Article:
From being a little-known, little-understood country wedged between mainland Europe and the rest of Scandinavia, Denmark has morphed into an international cultural powerhouse with multiple Michelin-starred restaurants and raved-about hit TV shows. But this international renown doesn’t make the country any less thrilling to navigate on the ground and on a budget. Food-wise, you’d be hard pressed to find better butter, bacon and beer anywhere around, with some mean cheeses and pastries to boot. But don’t expect this health-conscious people to sit around feasting all day: a bunch will have jogged past your table before you can say smørrebrød, and cycling is ubiquitous. With agriculture its primary industry, technological innovation and a focus on green energy is a big part of the economy of daily life. Culturally, too, it hits the high notes. Expect impeccable design and great musical offerings (especially jazz) at every turn. What’s more, an ultra-efficient transport infrastructure makes Denmark one of Europe’s most enjoyable countries to explore.

The nation has preserved its own distinct identity, exemplified by the universally cherished royal family and the reluctance to fully integrate with the EU (the Danish rejection of the euro was more about sovereignty than economics). There’s also a sense of a small country that has long punched above its weight: it once controlled much of northern Europe and still maintains close ties with Greenland, its former colony.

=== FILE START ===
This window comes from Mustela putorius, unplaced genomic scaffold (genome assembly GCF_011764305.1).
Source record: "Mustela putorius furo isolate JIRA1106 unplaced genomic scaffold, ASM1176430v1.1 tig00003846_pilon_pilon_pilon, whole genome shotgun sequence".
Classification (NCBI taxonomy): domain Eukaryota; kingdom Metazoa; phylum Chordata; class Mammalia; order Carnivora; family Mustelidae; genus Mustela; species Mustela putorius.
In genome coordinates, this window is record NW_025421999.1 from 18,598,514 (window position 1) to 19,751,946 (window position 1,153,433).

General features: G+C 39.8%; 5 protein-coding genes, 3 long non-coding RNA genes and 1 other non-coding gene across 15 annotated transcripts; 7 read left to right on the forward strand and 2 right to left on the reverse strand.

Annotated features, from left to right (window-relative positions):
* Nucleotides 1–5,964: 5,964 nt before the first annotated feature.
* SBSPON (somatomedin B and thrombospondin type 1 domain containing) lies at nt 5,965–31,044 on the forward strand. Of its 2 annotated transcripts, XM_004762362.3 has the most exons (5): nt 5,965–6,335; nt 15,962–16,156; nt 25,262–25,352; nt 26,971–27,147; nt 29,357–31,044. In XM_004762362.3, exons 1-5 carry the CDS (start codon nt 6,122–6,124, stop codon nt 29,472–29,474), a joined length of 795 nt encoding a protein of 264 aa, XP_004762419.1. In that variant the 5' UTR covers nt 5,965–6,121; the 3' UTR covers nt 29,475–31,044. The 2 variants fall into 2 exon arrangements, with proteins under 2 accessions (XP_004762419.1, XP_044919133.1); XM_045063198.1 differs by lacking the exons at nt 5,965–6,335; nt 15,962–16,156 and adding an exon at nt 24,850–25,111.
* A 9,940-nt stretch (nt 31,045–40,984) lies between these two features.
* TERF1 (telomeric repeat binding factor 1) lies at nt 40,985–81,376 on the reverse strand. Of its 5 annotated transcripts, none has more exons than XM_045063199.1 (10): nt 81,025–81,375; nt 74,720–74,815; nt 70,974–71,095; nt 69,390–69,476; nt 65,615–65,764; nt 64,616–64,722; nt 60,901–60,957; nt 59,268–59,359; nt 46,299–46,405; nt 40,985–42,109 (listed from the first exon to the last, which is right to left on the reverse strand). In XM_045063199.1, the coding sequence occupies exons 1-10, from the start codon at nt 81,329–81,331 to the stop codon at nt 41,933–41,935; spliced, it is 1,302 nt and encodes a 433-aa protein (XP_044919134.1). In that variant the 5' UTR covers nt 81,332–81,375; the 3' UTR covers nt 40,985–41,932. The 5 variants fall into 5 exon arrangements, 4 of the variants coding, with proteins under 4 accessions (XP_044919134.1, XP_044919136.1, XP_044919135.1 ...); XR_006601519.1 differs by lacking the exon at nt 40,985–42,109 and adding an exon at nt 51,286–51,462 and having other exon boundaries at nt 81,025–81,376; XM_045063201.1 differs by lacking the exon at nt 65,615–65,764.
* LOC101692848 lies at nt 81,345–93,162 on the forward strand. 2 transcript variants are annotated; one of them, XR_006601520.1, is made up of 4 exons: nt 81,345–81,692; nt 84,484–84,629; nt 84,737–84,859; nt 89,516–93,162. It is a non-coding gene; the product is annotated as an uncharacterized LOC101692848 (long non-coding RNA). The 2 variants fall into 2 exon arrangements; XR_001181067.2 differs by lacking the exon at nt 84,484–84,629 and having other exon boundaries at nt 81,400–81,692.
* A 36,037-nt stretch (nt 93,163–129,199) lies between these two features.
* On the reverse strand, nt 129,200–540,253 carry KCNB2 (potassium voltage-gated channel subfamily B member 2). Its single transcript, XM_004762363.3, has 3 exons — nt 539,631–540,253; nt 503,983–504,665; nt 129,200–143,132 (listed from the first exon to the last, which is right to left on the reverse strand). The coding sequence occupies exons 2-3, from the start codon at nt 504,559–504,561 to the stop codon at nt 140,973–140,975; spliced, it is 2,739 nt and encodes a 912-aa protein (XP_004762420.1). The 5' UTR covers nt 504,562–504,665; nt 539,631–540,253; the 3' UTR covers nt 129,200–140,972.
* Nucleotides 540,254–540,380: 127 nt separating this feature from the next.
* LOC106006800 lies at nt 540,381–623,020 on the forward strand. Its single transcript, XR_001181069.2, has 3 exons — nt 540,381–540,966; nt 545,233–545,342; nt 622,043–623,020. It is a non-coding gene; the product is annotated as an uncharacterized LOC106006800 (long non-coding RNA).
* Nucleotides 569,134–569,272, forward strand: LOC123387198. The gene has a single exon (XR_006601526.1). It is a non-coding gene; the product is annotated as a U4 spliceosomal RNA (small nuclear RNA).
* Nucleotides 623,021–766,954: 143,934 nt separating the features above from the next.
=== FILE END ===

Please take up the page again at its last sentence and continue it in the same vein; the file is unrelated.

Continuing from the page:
Geographically, three main landmasses make up the country – the islands of Zealand and Funen and the peninsula of Jutland, which extends northwards from Germany. Most visitors make for Zealand (Sjælland), and, more specifically, Copenhagen, an exciting city with a beautiful old centre, an amazing array of museums and a boisterous nightlife. Funen (Fyn) has only one real urban draw, Odense, once home to Hans Christian Andersen; otherwise, it’s renowned for cute villages and sandy beaches. Jutland (Jylland) has two of the sprightliest Danish cities in Århus and Aalborg, as well as scenery alternating between lonely beaches, gentle hills and heathland.

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